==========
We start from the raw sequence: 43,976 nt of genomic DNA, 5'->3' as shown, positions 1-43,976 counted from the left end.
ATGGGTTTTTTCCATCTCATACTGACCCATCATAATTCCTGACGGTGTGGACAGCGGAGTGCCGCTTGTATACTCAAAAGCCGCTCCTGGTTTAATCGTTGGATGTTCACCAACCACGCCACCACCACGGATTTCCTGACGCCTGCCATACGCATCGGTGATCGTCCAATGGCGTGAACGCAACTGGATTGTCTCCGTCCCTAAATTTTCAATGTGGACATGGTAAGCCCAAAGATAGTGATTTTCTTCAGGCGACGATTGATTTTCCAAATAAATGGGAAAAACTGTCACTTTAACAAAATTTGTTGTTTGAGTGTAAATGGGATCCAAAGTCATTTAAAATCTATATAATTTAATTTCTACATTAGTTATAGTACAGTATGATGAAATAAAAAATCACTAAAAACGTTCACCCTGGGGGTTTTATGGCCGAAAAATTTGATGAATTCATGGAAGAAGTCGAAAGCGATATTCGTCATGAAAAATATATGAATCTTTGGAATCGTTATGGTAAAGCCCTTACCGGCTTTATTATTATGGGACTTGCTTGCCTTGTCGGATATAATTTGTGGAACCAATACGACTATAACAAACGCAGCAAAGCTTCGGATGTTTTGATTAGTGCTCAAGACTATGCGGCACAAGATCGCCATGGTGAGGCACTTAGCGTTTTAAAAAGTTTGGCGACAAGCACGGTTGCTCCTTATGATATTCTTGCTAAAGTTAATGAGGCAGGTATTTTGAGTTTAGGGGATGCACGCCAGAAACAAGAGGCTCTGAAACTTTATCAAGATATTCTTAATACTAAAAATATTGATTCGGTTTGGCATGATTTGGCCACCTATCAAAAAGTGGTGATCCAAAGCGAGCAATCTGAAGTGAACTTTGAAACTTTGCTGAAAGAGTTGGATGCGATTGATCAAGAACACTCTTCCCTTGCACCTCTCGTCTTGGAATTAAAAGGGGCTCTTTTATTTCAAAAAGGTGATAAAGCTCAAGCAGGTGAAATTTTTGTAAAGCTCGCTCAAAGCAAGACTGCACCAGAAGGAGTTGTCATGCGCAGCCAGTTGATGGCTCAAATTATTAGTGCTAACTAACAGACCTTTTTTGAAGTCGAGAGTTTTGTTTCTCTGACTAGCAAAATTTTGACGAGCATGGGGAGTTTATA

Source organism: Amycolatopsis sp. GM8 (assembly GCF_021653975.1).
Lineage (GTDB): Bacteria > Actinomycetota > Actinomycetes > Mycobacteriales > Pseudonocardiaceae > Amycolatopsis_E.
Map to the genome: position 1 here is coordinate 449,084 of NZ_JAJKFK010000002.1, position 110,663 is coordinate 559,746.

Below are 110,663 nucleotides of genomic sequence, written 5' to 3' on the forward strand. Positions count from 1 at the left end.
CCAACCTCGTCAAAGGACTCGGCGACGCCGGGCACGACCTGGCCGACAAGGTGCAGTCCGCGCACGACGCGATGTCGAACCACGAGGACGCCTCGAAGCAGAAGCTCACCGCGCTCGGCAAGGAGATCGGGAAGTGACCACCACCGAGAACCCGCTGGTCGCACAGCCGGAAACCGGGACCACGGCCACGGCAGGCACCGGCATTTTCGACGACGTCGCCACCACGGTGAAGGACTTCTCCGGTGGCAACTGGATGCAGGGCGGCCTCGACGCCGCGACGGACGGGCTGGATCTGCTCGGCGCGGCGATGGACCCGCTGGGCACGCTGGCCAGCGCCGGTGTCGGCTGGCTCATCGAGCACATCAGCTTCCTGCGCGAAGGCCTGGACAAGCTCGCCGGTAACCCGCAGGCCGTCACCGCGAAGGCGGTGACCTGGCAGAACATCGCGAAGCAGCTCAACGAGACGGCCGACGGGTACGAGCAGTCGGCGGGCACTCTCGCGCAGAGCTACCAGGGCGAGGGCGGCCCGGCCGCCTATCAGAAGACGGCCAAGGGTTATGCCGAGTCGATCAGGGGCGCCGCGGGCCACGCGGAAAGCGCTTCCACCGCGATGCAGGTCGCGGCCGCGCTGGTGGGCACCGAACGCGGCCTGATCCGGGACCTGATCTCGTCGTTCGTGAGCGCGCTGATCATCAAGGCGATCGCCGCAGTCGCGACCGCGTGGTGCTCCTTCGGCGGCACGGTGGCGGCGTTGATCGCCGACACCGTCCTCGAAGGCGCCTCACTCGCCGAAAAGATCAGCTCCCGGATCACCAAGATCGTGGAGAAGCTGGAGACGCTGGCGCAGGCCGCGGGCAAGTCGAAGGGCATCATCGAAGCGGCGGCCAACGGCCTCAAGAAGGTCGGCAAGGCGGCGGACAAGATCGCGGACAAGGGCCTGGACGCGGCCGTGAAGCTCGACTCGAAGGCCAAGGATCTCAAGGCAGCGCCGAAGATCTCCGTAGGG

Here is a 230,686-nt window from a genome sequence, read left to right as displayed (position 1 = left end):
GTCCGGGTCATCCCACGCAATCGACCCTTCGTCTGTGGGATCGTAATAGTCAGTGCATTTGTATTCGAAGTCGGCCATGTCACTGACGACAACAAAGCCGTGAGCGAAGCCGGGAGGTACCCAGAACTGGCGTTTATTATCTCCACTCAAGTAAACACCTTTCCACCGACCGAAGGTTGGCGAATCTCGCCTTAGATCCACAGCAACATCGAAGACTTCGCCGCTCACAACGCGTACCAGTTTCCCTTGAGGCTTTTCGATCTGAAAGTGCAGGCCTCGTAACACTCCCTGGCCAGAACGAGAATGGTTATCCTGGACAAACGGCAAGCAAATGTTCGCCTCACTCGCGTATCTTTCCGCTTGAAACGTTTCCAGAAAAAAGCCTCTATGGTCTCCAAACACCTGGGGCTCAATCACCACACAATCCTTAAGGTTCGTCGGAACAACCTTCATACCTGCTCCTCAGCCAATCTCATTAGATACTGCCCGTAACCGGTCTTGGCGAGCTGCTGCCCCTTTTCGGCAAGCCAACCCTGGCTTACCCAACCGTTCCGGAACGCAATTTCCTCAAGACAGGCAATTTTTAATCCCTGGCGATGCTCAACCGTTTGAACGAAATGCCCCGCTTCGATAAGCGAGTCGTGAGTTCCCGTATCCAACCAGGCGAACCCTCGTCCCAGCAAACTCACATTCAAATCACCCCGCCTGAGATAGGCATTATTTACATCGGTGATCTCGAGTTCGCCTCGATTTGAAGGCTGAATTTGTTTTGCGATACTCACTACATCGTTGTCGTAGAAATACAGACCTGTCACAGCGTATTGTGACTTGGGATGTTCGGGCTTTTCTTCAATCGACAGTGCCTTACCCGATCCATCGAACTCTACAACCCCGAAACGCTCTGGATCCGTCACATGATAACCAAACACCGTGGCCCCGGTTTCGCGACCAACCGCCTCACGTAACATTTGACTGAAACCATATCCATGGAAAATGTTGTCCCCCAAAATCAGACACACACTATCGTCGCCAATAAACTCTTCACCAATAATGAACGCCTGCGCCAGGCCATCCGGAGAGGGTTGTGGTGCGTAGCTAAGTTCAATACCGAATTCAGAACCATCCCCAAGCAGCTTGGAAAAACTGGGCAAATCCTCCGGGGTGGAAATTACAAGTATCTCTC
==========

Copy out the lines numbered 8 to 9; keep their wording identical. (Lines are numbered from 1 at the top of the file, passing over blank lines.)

Here is a 230,686-nt window from a genome sequence, read left to right as displayed (position 1 = left end):
GTCCGGGTCATCCCACGCAATCGACCCTTCGTCTGTGGGATCGTAATAGTCAGTGCATTTGTATTCGAAGTCGGCCATGTCACTGACGACAACAAAGCCGTGAGCGAAGCCGGGAGGTACCCAGAACTGGCGTTTATTATCTCCACTCAAGTAAACACCTTTCCACCGACCGAAGGTTGGCGAATCTCGCCTTAGATCCACAGCAACATCGAAGACTTCGCCGCTCACAACGCGTACCAGTTTCCCTTGAGGCTTTTCGATCTGAAAGTGCAGGCCTCGTAACACTCCCTGGCCAGAACGAGAATGGTTATCCTGGACAAACGGCAAGCAAATGTTCGCCTCACTCGCGTATCTTTCCGCTTGAAACGTTTCCAGAAAAAAGCCTCTATGGTCTCCAAACACCTGGGGCTCAATCACCACACAATCCTTAAGGTTCGTCGGAACAACCTTCATACCTGCTCCTCAGCCAATCTCATTAGATACTGCCCGTAACCGGTCTTGGCGAGCTGCTGCCCCTTTTCGGCAAGCCAACCCTGGCTTACCCAACCGTTCCGGAACGCAATTTCCTCAAGACAGGCAATTTTTAATCCCTGGCGATGCTCAACCGTTTGAACGAAATGCCCCGCTTCGATAAGCGAGTCGTGAGTTCCCGTATCCAACCAGGCGAACCCTCGTCCCAGCAAACTCACATTCAAATCACCCCGCCTGAGATAGGCATTATTTACATCGGTGATCTCGAGTTCGCCTCGATTTGAAGGCTGAATTTGTTTTGCGATACTCACTACATCGTTGTCGTAGAAATACAGACCTGTCACAGCGTATTGTGACTTGGGATGTTCGGGCTTTTCTTCAATCGACAGTGCCTTACCCGATCCATCGAACTCTACAACCCCGAAACGCTCTGGATCCGTCACATGATAACCAAACACCGTGGCCCCGGTTTCGCGACCAACCGCCTCACGTAACATTTGACTGAAACCATATCCATGGAAAATGTTGTCCCCCAAAATCAGACACACACTATCGTCGCCAATAAACTCTTCACCAATAATGAACGCCTGCGCCAGGCCATCCGGAGAGGGTTGTGGTGCGTAGCTAAGTTCAATACCGAATTCAGAACCATCCCCAAGCAGCTTGGAAAAACTGGGCAAATCCTCCGGGGTGGAAATTACAAGTATCTCTC